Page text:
Embassy: U.S. and N. Korea Officials Met Last Week

U.S. officials met with North Korean officials in New York last week, the U.S. Embassy in Tokyo said Thursday, in an apparent effort to draw the volatile nation back into six-nation nuclear talks.

The meeting, reportedly at the North Korean representative office at the United Nations (search), came as concerns are mounting that the reclusive regime is moving toward extracting weapons-grade plutonium and could be preparing for a nuclear test.

"We can confirm that we had working-level contact with North Korean officials on Friday, May 13, in New York," an embassy official said. "This channel is used to convey messages about U.S. policy, not to negotiate."

The official, speaking on condition of anonymity, did not elaborate.

Kyodo News agency, citing anonymous sources, reported that the North Korean side said in the meeting that it would have a response to the discussions in two weeks.

The United States, China, South Korea, Japan and Russia are trying to persuade North Korea to return to six-nation talks on its nuclear weapons programs. The talks have been stalled since June, and North Korea has boycotted efforts to arrange a new session.

The last time U.S. officials had contact with North Korean officials appeared to be a January congressional delegation to Pyongyang led by Rep. Curt Weldon (search), vice chairman of the House Armed Services Committee (search).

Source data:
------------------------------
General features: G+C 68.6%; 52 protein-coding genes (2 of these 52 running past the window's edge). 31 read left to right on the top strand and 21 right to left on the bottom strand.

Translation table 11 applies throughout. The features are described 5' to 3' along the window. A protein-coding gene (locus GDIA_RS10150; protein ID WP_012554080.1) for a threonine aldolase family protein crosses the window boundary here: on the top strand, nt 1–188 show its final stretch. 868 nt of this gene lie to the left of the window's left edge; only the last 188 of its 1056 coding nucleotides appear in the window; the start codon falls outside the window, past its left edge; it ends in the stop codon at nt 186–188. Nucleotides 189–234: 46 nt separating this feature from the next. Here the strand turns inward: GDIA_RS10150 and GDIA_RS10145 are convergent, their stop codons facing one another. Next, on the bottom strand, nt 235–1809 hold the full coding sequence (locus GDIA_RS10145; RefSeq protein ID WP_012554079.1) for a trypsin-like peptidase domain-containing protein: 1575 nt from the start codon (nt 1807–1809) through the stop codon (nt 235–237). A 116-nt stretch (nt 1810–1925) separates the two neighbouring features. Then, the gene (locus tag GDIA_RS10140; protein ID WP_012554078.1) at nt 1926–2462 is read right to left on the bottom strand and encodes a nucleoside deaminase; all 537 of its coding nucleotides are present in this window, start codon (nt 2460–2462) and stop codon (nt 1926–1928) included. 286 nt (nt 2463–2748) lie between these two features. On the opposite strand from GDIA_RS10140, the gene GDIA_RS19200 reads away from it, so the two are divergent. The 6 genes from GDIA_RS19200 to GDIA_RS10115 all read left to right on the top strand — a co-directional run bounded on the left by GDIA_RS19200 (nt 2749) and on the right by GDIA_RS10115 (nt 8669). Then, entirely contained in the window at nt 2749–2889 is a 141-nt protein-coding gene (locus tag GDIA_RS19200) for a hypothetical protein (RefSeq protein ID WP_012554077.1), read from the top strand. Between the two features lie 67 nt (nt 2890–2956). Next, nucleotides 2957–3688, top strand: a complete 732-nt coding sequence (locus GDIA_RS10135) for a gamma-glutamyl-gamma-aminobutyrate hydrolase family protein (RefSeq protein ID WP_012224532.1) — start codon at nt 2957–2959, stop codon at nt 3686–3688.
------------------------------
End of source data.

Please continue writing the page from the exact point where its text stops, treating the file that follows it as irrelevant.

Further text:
Weldon, R-Pa., said after that trip that North Korea appeared ready to negotiate "in a matter of weeks."

The Bush administration earlier this month offered a couple of carrots to the North — direct talks and recognition of its sovereignty — in a bid to derail its nuclear weapons program.

But Washington has also talked tough with Pyongyang, saying that a nuclear test would be punished, and that the U.S. had not ruled out bringing the case before the U.N. Security Council for consideration of sanctions.

The Boston Globe reported in its Thursday edition that Friday's meeting was attended by Joseph DiTrani, the U.S. special envoy to the six-nation nuclear talks, and Jim Foster, the head of the State Department's Office of Korean Affairs (search).

Japan's Asahi newspaper reported in its Thursday evening edition that senior U.S. State Department officials told North Korean officials in the meeting that Washington recognizes North Korea as a sovereign nation under the leadership of Kim Jong Il.

The U.S. officials also told the North Korean side that the administration of President Bush does not intend to attack North Korea, the Asahi said.

The report said the meeting took place at North Korea's representative office at the United Nations.